Nigeria’s worst oil spill in a decade of over 40,000 barrels at its Bonga oil field is set to cost the beleaguered Nigerian economy further billions.
Bonga was discovered in 1993, first oil in 2004, and cost $3.6 billion constructed by Samsung 120km offshore in deepwater. Bonga’s target was to produce 225,000 barrels of oil and 150 million standard cubic feet of gas per day. It is operated by SNEPCo – 55% on behalf of the Nigeria National Petroleum Corporation (NNPC) under a Production Sharing Contract (PSC). SNEPCo has a Joint Operating Agreement (JOA) with Esso 20%; Nigerian Agip Exploration Limited (NAE) 12.5% and Elf Petroleum Nigeria Limited 12.5%.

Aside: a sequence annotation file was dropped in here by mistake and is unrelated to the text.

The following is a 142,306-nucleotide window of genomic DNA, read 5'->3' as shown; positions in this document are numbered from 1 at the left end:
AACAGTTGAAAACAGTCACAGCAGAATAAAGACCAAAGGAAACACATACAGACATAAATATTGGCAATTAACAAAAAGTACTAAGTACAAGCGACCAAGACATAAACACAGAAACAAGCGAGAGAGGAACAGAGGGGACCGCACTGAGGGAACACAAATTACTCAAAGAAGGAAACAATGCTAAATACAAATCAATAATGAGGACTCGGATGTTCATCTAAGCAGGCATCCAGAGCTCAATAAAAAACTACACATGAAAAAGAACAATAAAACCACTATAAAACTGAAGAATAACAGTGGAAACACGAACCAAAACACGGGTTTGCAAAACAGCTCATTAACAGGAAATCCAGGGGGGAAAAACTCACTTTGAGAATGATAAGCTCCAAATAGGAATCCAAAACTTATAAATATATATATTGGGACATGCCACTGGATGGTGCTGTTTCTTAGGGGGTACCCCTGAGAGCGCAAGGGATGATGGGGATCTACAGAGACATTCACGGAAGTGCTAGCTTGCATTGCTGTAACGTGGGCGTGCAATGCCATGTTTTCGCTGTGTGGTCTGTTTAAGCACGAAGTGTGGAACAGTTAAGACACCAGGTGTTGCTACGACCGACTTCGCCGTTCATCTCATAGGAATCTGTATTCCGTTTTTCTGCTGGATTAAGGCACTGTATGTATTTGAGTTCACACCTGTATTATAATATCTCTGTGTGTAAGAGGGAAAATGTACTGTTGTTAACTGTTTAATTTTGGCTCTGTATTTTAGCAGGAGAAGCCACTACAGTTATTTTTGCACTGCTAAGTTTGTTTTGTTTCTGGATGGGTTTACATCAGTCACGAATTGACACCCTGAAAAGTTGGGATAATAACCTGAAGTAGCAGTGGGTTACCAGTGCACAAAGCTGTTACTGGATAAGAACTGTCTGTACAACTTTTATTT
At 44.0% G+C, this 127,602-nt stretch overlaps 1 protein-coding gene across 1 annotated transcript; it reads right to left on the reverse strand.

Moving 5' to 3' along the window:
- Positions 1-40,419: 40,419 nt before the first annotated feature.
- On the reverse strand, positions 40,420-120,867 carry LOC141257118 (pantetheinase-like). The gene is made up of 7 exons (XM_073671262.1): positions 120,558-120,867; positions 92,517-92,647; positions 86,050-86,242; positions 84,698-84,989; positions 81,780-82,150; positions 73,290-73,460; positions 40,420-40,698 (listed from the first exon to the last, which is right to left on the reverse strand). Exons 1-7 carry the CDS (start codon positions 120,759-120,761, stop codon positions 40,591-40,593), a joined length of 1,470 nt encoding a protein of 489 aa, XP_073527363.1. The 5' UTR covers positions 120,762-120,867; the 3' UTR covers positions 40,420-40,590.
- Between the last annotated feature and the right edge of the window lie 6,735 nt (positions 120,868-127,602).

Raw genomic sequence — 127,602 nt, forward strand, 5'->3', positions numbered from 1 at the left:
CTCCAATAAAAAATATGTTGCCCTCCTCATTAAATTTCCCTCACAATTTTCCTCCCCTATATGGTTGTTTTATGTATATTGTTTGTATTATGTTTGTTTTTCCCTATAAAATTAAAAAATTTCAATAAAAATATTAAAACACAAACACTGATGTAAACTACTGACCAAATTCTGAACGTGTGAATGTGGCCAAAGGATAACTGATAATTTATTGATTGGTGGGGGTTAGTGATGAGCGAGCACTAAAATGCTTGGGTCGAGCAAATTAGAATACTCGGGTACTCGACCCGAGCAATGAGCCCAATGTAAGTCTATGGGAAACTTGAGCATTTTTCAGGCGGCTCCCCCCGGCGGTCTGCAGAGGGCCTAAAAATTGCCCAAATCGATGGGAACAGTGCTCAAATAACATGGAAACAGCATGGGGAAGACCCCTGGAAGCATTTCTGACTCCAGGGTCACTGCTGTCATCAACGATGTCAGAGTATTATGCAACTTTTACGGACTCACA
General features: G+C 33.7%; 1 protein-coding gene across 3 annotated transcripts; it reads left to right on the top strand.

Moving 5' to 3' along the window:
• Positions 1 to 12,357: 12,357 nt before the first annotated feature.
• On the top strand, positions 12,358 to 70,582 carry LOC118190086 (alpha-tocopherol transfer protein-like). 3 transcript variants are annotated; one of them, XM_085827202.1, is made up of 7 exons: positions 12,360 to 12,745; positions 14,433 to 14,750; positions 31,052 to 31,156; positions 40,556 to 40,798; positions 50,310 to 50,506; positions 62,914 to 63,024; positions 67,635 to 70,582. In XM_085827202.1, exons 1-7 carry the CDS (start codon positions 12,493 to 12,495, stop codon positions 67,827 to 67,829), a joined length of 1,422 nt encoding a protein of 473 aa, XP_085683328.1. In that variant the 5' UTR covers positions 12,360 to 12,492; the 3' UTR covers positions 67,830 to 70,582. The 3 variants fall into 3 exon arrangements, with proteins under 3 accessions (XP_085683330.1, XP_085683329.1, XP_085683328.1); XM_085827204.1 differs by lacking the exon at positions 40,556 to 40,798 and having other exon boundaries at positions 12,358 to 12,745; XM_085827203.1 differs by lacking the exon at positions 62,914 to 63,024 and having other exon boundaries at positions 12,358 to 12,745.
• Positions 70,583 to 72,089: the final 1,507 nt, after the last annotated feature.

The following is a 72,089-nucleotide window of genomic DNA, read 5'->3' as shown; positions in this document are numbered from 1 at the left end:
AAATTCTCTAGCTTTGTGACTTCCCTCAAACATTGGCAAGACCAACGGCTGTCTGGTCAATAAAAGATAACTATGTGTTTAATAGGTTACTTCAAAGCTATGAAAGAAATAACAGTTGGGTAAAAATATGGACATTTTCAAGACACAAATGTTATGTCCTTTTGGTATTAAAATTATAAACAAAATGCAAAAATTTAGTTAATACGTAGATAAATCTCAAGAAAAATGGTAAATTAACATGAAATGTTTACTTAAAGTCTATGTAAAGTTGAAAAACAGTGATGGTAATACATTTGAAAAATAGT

Nigeria’s production has fallen at Bonga and a serious of other minor spills including at Shell’s $1.1 billion Nembe Creek Trunkline – mostly attributed to “vandalism” – is causing increased political tension and slimmer government coffers at a time of national angst at fuel subsidy withdrawal compounding the international economic slowdown.
At this time, the total costs are unclear, but there is strong evidence that it is directly impacting fisherman, and has doubled the price of fish at markets. Coupled with other economic turmoil in Nigeria, a tightening of environmental governance is vital to restore belief that the resource curse can be beaten.